Back in June we launched PPE for Fisheries, a campaign to support fishers and seafood traders in Peru’s small fishing villages with the necessary protective gear and sanitation supplies to safely provide fish — a vital source of nutrition — to the Peruvian population. This project was developed in response to the crises of worker safety and food supply caused by Covid-19. Since then, we have been able to expand PPE for Fisheries from its initial connection with three villages to provide protective equipment, supporting over 7400 fishers at 8 villages up and down the coast.
What we’ve been doing
Our first deliveries of PPE went to fishers and fisher co-ops in Parichique, La Islilla, and La Tortuga. These communities all have high seas small scale fleets catching mahi or squid, and have faced the greatest market impact from Covid-19, because their product depends on international buyers. These villages also have fishers that work closer to land and provide seafood to their local community, so the protective equipment served a double benefit.
Since then, we’ve also delivered PPE to Yacila, Paita, El Ñuro, and Los Organos, and we’re working on sourcing equipment for women seafood workers in Quilca and El Ñuro. To date, we have supplied:
- 2440 reusable fabric masks
- 320 liters of liquid soap
- 140 liters of sanitizer
- 11 cleaning backpacks for sanitizing boat decks
- 10 full-body protective suits
So far, the PPE and protective gear we have supplied has reflected what fishers and local leaders told us they needed to return safely to work. Now we’re extending our support beyond the fishers themselves, to include the people that work along the supply chain. Landing sites are the next major areas we have identified for support, as they are an important gathering point (and risk area) where women, kids, and buyers all intersect as they offload, coordinate, and pick up fish. Along with PPE, landing site workers need additional resources to help with worker safety, like thermometers and plastic tubs for handwashing and boot sanitation.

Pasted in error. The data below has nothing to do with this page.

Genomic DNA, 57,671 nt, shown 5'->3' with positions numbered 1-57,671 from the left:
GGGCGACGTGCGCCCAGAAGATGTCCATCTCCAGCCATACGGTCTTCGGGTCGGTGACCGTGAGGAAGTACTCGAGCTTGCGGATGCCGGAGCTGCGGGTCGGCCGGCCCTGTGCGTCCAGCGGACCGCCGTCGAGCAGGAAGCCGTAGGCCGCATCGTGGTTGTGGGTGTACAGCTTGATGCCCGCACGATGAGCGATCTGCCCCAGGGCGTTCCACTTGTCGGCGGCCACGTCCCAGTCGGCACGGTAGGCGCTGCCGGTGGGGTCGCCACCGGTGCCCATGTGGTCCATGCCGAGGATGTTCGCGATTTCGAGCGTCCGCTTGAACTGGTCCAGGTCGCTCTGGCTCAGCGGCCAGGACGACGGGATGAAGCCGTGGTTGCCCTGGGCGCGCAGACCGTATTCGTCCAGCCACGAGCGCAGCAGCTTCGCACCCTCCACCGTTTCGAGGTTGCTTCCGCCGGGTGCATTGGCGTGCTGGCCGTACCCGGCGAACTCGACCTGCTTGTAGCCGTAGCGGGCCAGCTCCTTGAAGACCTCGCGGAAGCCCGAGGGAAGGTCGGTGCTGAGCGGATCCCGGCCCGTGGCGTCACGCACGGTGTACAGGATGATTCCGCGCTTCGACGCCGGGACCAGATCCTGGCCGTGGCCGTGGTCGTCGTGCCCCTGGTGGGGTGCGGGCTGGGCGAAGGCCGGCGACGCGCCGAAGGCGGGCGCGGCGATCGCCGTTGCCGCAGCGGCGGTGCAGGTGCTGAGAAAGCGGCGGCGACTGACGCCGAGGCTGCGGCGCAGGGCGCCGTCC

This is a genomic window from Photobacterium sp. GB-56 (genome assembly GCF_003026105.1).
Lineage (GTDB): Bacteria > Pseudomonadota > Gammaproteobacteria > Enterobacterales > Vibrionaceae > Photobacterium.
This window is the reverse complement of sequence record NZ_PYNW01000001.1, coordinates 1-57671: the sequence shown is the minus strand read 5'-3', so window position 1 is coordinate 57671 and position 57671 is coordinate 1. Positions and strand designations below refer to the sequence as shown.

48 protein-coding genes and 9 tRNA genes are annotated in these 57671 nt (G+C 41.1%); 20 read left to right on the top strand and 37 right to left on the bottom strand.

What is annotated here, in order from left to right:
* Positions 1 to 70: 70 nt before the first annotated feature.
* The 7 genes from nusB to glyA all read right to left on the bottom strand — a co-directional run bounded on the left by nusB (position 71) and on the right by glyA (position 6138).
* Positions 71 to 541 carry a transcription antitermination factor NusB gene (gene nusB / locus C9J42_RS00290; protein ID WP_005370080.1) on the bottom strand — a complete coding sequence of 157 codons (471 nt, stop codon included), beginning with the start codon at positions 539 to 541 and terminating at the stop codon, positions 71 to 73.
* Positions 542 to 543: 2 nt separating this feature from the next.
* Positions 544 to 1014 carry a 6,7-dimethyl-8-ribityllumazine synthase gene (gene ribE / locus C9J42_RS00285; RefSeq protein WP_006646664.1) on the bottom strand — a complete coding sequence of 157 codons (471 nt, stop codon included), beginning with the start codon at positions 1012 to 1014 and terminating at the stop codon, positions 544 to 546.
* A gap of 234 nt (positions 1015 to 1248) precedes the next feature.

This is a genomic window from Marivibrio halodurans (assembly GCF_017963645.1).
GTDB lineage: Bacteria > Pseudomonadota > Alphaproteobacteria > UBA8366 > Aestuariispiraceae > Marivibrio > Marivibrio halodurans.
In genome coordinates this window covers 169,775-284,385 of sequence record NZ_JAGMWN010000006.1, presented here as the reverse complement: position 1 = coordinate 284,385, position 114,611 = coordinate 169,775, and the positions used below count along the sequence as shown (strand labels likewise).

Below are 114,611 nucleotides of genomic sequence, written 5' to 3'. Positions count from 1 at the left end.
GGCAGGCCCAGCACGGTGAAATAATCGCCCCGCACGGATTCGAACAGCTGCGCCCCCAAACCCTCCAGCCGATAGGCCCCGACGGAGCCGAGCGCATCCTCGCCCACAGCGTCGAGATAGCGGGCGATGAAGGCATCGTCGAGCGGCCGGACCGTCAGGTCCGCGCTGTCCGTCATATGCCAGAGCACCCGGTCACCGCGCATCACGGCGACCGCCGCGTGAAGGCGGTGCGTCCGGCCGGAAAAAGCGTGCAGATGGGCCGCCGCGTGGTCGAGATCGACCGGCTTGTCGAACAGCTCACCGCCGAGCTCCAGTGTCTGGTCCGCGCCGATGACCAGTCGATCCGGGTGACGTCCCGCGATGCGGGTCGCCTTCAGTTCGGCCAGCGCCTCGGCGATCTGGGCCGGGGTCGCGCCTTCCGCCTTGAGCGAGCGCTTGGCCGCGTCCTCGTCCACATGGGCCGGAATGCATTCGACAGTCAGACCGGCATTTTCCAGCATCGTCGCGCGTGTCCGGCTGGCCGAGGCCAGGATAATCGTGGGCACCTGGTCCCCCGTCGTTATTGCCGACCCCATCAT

As we expand our efforts beyond the initial crisis of PPE for fishers, we’ve been hearing from fishers, receivers, and community members about what more they need in order to work safely. PPE is a necessary first step, but protecting workers during a pandemic — and indeed any time — requires a wider toolkit of resources. Fishers have identified first-aid kits as a major need. Most boats in the small-scale fleets don’t have first aid kits on board as they’re relatively expensive, but they are a vital tool that can support fishers in case someone gets hurt or begins to have Covid symptoms while at sea, and to protect other fishers from infection.
From the beginning, we knew that fisher health in the time of Covid-19 was more complex than just providing access to PPE. Along with the expanded community needs for first aid kits on boats and protective gear for workers at other nodes in the supply chain, we’ve learned more about the chronic systemic health issues that some communities are dealing with: some communities lack medical infrastructure, don’t have full-time medical staff living locally, or access to preventative care.
These are complex problems that can’t be fixed overnight. We’ve begun conversations with allies and potential partners about these issues, and are looking at ways to support wider health needs in the area. As our work in Peru continues, we’re thinking about the ways we can engage with the wider healthcare system, because we know that healthy oceans, healthy fishers, and healthy communities are deeply intertwined.